Mounting and Fixing

July 13, 2009

By Stuart Frost

Woman's girdle, about 1540-80, Italy or France, Museum no. T.370-1989.There will be approximately one thousand and eight hundred objects for visitors to enjoy in the Medieval & Renaissance Galleries. Regular readers of this blog will know that object installation has been underway for sometime. As the opening of the galleries approaches rapidly, mounting and fixing has been coming ever closer to the fore. 

Every object to be displayed in the new galleries has been the subject of discussion to establish how it can be displayed to best effect. There are numerous factors which need to considered and sometimes conflicting demands that need to be reconciled. For example, if an object is displayed too far back from the front of a case, or if the angle it is displayed at isn’t quite right, visitors will be unable to fully enjoy the object. Many exhibition cases bear the marks left by visitor’s noses or foreheads in their desperate attempts to get a good view of a beautiful object. However some objects are too fragile to be displayed at the ideal angle for a visitor so finding the ideal solution can be a challenge.

G. Preparing the Mount for a Woman's girdle, about 1540-80, Italy or France, Museum no. T.370-1989.  Photograph by Constanze Zimmer.The production of mounts for objects has now been taking place at the V&A for sometime. Some objects are comparatively straightforward and can sit, for example, on a shelf within a case without any external or internal support. Other objects pose significantly greater challenges testing the ingenuity and skills of those involved to the limit. The object illustrated here in the top right corner definitely falls into the latter category. 

The picture of the object laid flat isn’t very helpful in suggesting the original function of the object and demonstrates just how important way an object is displayed is. Despite the concertinaed appearance in the photograph the object is a 16th century girdle that would have been wrapped once around a woman’s waist and then tied in front. At 3.75m it is a remarkably long girdle which suggests that it might have been worn by a rather tall lady with a wider than average waist. The ends of the girdle are weighted with knots would have ensured that it hung loose at the hem of her gown. To find out a little more about the girdle, or to see a larger image, please click on the picture.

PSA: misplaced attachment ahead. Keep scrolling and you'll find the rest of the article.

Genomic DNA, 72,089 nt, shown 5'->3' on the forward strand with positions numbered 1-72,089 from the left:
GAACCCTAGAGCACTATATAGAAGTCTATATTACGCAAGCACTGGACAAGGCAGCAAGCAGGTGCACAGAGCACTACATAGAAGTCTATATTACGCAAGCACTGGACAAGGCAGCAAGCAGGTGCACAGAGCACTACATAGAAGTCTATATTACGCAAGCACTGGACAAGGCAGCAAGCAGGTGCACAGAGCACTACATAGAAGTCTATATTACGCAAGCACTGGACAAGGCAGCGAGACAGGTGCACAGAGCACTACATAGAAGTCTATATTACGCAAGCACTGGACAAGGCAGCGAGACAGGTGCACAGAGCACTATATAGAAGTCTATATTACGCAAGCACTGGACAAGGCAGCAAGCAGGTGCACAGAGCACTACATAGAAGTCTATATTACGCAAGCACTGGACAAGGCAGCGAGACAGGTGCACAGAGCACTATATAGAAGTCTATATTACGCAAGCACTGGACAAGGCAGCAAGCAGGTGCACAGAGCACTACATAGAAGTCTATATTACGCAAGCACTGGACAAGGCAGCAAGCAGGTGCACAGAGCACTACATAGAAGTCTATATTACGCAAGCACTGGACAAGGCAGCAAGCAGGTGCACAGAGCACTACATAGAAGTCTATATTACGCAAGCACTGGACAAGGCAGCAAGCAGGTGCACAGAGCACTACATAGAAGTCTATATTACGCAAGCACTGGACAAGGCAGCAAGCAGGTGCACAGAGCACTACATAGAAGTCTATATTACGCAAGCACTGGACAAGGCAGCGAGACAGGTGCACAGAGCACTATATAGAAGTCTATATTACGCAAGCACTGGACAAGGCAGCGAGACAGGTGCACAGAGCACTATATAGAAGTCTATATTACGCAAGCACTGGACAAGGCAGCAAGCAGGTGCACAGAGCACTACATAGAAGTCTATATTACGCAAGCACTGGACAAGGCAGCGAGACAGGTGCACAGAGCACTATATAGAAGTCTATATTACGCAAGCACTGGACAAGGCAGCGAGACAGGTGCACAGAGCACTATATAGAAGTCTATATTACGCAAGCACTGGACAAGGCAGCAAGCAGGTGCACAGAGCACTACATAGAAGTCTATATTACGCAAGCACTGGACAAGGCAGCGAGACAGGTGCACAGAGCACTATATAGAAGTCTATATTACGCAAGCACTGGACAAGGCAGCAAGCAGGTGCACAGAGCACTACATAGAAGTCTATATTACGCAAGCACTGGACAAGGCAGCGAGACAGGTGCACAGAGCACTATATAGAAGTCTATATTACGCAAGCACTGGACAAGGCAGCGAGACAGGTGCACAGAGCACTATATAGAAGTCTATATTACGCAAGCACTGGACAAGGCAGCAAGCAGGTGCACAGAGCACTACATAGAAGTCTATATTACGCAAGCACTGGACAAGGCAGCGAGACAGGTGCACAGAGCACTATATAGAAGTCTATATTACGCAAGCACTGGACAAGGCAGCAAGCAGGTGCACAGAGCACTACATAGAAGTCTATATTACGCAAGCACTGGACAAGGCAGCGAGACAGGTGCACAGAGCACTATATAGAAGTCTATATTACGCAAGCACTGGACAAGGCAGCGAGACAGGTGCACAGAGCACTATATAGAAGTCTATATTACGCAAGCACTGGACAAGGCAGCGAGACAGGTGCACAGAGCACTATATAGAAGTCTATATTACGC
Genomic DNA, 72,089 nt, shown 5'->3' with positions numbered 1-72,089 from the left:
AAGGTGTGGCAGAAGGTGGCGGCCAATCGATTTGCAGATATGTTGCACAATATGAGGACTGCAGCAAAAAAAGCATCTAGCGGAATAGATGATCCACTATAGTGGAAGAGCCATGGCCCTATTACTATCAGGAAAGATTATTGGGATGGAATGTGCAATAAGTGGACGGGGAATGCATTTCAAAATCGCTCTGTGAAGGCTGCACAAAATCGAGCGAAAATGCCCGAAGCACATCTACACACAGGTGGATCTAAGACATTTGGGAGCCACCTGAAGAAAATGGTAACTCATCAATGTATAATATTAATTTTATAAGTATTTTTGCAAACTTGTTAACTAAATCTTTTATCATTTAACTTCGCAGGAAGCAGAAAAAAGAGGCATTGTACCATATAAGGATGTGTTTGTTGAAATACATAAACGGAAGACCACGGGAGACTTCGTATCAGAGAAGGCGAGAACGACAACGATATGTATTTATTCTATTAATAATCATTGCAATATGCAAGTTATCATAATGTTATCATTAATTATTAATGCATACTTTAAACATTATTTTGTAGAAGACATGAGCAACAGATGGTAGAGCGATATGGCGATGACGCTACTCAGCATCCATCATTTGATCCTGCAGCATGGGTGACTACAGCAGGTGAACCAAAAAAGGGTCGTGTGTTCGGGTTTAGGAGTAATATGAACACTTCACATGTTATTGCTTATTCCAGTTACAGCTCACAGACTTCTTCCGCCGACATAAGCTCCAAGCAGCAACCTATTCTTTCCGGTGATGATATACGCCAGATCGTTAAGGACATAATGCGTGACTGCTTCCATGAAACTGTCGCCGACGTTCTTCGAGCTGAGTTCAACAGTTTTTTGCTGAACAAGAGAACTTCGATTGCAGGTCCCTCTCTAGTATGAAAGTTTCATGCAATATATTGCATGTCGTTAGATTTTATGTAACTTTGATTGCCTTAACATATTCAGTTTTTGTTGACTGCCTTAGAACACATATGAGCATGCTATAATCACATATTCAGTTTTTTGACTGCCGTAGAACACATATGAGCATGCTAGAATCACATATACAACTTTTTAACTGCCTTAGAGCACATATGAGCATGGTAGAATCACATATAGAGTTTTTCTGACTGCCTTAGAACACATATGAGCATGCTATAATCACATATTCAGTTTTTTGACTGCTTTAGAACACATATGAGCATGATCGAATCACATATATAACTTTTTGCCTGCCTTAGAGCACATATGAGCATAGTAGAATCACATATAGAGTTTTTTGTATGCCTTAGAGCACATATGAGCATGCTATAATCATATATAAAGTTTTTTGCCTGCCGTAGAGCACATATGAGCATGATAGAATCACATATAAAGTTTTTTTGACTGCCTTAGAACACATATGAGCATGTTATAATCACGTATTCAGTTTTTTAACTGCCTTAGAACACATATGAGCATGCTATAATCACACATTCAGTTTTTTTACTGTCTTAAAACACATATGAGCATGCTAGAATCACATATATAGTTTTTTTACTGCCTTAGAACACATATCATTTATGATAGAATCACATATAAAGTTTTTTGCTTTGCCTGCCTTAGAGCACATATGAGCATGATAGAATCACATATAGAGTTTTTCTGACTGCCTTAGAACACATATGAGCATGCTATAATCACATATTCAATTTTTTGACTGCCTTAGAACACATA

J. Making a mount for a girdle. Photograph by Constanze Zimmer.The girdle is made from silk and metal threads and despite its fragile and delicate appearance it is surprisingly heavy. It will be displayed in a subject display called What People Wore and Why. After considerable debate, discussion and experimentation it has been decided to suspend the girdle in the case with the ingenious use of a mount that will project from the back wall of the case. The overall aim is to produce a mount that fully supports the girdle whilst remaining as discreet as possible and giving the viewer a clear sense of how the object would have been worn. The object’s weight and its length made the mount-making process particularly challenging and demanded a creative solution.

The first stage of mount production involved shaping clear acrylic into a waist shaped support and then covering it with padding and textile. The image above and to the left shows the girdle pinned to this waist-shaped mount. The full length of girdle couldn’t be displayed in the case. There is an aperture in the back of the mount that allows some of the textile to sit inside and rest on the bottom plate. The acrylic plate, or lid, that you can see in the picture will be covered with a dark textile.

The picture above and to the right shows the girdle temporarily pinned to the almost finished mount in the Textiles Conservation Studio at the V&A. The trailing ends of the girdle rest on cut acrylic which can’t be seen in the photograph. The mount is now finished which means that the object can installed inside the relevant case in due course. If you’d like to see more pictures of the production of the mount for the girdle there are ten pictures posted on the V&A Medieval & Renaissance site on Flickr. You can reach the Flickr site by clicking on any of the photographs reproduced here.

I would like to thank Constanze Zimmer for providing the photographs to illustrate this blog entry and for additional information about the mount-making process. If you have any comments or questions please post them below. When the object is finally installed I’ll provide an update here.

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